"There really aren't very many sites that will tell you what the volatility is and what the historical volatility has been on the Internet," Najarian said. "Professional traders like me have them available to us through a variety of services, but most smaller investors don't want to pay $3,000 a month for the types of machines that we use to provide it."
In the past, traders following a stock's volatility were forced to download prices everyday, plug them into a matrix or an Excel spreadsheet that has the formula and then calculate the volatility. Najarian notes this process was time consuming and expensive if the trader wanted live quotes.
Currently, www.iVolatility.com has approximately 600 registered users, including buy-side, sell-side and individual investors. In addition, Jain says, the company is currently considering deals that will provide iVolatility data directly to investment firms' trading systems.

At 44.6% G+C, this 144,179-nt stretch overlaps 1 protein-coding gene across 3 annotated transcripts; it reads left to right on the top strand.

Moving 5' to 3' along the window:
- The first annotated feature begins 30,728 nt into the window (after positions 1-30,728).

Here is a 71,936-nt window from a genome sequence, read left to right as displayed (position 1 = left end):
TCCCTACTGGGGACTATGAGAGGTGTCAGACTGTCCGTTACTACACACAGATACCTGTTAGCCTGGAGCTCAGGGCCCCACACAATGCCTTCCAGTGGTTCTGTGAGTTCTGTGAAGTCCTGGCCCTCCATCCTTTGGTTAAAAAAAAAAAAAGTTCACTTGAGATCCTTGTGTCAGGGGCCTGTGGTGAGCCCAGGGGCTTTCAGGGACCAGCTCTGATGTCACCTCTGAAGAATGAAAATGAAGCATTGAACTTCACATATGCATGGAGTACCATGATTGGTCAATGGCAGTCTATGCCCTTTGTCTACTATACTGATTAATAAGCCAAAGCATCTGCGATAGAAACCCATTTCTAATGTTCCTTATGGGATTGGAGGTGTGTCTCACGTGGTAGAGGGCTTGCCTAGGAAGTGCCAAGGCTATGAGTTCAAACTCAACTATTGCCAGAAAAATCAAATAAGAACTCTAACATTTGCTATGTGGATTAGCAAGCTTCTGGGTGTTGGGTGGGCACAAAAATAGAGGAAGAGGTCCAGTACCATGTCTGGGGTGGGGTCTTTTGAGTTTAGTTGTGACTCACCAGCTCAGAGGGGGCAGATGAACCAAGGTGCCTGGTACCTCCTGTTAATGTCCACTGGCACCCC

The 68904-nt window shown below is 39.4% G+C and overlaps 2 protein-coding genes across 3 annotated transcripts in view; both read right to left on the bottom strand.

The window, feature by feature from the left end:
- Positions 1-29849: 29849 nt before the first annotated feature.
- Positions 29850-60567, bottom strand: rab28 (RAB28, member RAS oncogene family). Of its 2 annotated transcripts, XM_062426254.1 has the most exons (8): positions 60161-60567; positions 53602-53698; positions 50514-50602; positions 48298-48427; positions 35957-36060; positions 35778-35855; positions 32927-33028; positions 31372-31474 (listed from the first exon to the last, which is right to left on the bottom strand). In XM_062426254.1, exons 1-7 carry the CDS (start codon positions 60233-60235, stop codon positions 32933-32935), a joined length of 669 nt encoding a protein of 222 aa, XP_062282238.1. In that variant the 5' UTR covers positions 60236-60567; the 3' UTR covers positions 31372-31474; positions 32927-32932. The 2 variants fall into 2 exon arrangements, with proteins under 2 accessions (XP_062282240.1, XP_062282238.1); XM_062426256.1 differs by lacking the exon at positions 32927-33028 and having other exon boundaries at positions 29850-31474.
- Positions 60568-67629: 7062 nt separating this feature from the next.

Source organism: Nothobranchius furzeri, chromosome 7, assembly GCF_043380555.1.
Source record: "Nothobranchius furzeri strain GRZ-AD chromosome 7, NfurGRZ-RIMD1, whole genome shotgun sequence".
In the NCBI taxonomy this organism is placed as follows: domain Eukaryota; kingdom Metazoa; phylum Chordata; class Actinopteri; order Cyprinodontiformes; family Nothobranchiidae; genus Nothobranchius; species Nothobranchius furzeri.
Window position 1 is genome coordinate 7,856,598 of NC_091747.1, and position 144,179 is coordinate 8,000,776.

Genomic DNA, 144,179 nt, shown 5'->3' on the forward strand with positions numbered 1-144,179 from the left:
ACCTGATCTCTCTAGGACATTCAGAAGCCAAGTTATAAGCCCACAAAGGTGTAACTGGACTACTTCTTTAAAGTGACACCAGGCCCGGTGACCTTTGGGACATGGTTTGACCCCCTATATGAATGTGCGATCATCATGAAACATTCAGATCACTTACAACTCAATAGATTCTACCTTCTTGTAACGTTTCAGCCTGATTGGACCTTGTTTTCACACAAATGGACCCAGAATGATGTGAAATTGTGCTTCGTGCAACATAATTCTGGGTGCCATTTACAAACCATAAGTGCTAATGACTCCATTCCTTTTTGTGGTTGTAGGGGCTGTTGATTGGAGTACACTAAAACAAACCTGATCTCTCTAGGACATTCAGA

NEW VOLATILITY SITE SHIFTS STRATEGY TO INST'L CLIENTS. (www.financialnetnews.com)
June 5, 2000 VOL. V, NO. 23
IVolatility.com, a Web site developed by New York-based eGAR Technology, was intended to serve individual options traders, providing them with volatility analysis, but has shifted its focus to institutional players. At this point, many individuals are not sufficiently sophisticated in their thinking about options, said Ravi Kant Jain, president of eGAR Technology. iVolatility.com provides volatility information on all optionable stocks in the U.S., examining such factors as historical volatility and implied volatility. The site was originally designed with the individual investor in mind, said Jain, noting that the advent of the Internet has spurred the growth of options trading among individual investors. However, the company has found that institutions, such as hedge funds, options market makers and brokerage firms, have expressed greater interest in the product.
Jain noted that institutions might have been expected to develop a similar tool on their own. But the value iVolatility.com brings to the table is derived from its extensive database and independently developed algorithms, he said. eGAR is currently in talks with firms interested in licensing the tool, but Jain declined to be more specific because no deals have been finalized.